David Kordansky might not be the biggest player in the L.A. gallery scene, but his manic enthusiasm and seemingly genuine determination to draw attention to underappreciated artists make him the most interesting by far.
There is little in the world that David Kordansky enjoys more than talking about art. According to the artists he represents and the collectors to whom he sells, this is his gift. The artist Rashid Johnson, whom Kordansky has represented since 2009, said he can count on the fingers of one hand the number of times he and Kordansky have spoken about sales. There is no doubt that Kordansky, who is 37, can sell art like few other dealers, but he prefers to leave the closing of the deal to his staff. The venality of the current art business dismays him. Even in the 11 years since he opened his first gallery in L.A.’s Chinatown, the market has become bloated beyond recognition, he said, especially in the auction houses of New York and London. “I believe in art much more than I believe in the art world,” he told me last summer in the kitchen of his home in the Los Feliz neighborhood of Los Angeles, where he lives with his wife, the artist Mindy Shapero, and their two young children.
As he christens his new space in Los Angeles, he shares his creative touchstones — including several artists he doesn’t represent but admires nonetheless.
In person, Kordansky is almost compulsively candid, by turns hectoring and vulnerable, outspoken and shy. “He wears his heart on his sleeve,” is the phrase I heard over and over again from the people who know him best. Candor can, of course, also be a form of performance. Collectors who enjoy the company of artists appreciate his eccentric, intimate manner, which make them feel like the chosen few.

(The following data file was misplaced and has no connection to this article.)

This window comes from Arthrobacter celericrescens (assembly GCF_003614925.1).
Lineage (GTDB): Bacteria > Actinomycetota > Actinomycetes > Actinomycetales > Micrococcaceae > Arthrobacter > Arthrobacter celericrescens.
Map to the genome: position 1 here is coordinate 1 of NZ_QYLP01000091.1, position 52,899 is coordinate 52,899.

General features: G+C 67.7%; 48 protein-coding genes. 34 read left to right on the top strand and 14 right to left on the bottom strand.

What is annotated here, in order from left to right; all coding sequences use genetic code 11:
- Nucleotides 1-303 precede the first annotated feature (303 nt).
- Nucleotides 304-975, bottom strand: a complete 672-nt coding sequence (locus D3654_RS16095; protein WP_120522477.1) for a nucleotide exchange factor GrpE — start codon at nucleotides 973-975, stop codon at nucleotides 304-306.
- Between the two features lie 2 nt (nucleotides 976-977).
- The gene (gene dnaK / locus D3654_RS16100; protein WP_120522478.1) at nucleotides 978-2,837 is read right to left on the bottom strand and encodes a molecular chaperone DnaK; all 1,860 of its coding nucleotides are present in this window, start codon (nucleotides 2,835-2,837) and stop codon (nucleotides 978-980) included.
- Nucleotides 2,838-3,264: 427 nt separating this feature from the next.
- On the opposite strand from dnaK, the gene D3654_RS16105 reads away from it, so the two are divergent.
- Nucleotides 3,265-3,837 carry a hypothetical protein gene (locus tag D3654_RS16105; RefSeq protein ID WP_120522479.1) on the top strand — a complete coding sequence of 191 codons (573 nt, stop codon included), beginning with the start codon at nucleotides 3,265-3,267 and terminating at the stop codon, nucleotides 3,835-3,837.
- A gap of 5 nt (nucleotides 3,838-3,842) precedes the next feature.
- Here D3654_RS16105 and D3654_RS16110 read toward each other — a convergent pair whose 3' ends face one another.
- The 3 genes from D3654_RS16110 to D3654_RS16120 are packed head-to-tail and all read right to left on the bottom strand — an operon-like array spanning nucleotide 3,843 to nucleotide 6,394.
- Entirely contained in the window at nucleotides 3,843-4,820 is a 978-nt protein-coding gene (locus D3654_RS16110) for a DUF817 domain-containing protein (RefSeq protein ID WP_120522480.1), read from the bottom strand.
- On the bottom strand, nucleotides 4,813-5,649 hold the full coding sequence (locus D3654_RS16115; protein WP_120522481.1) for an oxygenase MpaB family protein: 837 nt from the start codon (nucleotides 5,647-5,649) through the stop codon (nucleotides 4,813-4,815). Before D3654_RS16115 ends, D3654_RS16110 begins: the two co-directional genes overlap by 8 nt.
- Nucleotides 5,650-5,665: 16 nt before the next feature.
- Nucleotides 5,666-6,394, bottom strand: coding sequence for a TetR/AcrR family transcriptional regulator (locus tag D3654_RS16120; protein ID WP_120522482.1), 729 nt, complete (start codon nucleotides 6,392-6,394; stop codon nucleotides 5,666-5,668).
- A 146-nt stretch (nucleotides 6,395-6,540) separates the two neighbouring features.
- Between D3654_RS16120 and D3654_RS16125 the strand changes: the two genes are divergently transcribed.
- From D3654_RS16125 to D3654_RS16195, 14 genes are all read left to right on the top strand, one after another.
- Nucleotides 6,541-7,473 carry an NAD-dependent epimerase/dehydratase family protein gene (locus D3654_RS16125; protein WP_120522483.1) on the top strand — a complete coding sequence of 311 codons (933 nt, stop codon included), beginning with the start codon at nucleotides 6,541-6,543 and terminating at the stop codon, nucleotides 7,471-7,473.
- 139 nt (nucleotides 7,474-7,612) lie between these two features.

Beneath his gym-fit, boyish exterior and positive, Californian outlook, his persistence and gritty ambition are evident still. He may disdain aspects of the art market, but the success of his business is obviously a source of pride. “I didn’t come from money. I’ve bootstrapped every step of the way,” he said.
Kordansky’s latest gamble is on a 12,705-square-foot gallery — designed by Kulapat Yantrasast, head of the architecture firm wHY — which recently opened in a nondescript midcity neighborhood halfway between the L.A. art hubs of Highland Avenue and Culver City, where his last two spaces were situated. With its bow-truss ceilings and abundance of light, the former martial arts studio and car dealership now exudes an ambience of cloistered calm. Comprised of two equally sized galleries, a viewing room and on-site art storage, the space also boasts a lounge for artists and their families, and private gardens for staff. Kordansky has always aimed to create “a culture of ownership” among his gallery’s employees. In return, he receives a degree of loyalty rare in the notoriously factious and gossipy gallery world.
Kordansky was born in Biloxi, Miss., to American Jewish parents; his father was a doctor and his mother a family therapist. In the late ’90s he was accepted at the small but esteemed Hartford Art School. In 2000, he moved to the West Coast to study in the graduate art program at the California Institute of the Arts under conceptual artists including Michael Asher, Charles Gaines and Martin Kersels. (Kordansky now represents the painter Thomas Lawson, the dean of the art school.) After college, he continued to make installations, perform and curate exhibitions of friends’ work with his classmate, Jeff Kopp. From the outset he approached running a gallery as a creative project, perhaps more like an artist than a businessman, and soon became known as the primary dealer for what has been called “the post-Mike Kelley generation.”
Washington, D.C.-based artist whose paintings, spanning the 1960s to the present day, had been much neglected prior to Kordansky’s interest. ‘‘Wide Narrow,’’ 1972. Courtesy of David Kordansky Gallery, Los Angeles, Calif.
Israeli-born artist who often appropriates or digitally modifies images, transforming them into something more like sculpture. ‘‘Untitled (Boot A),’’ 2013. Courtesy of David Kordansky Gallery, Los Angeles, Calif.
One of the Californian artists whose work helped bring ceramics to museums in the late 1950s. Sculptures from the exhibition ‘‘Crosses, Figures, Spears, Torques,’’ 2013. Courtesy of David Kordansky Gallery, Los Angeles, Calif.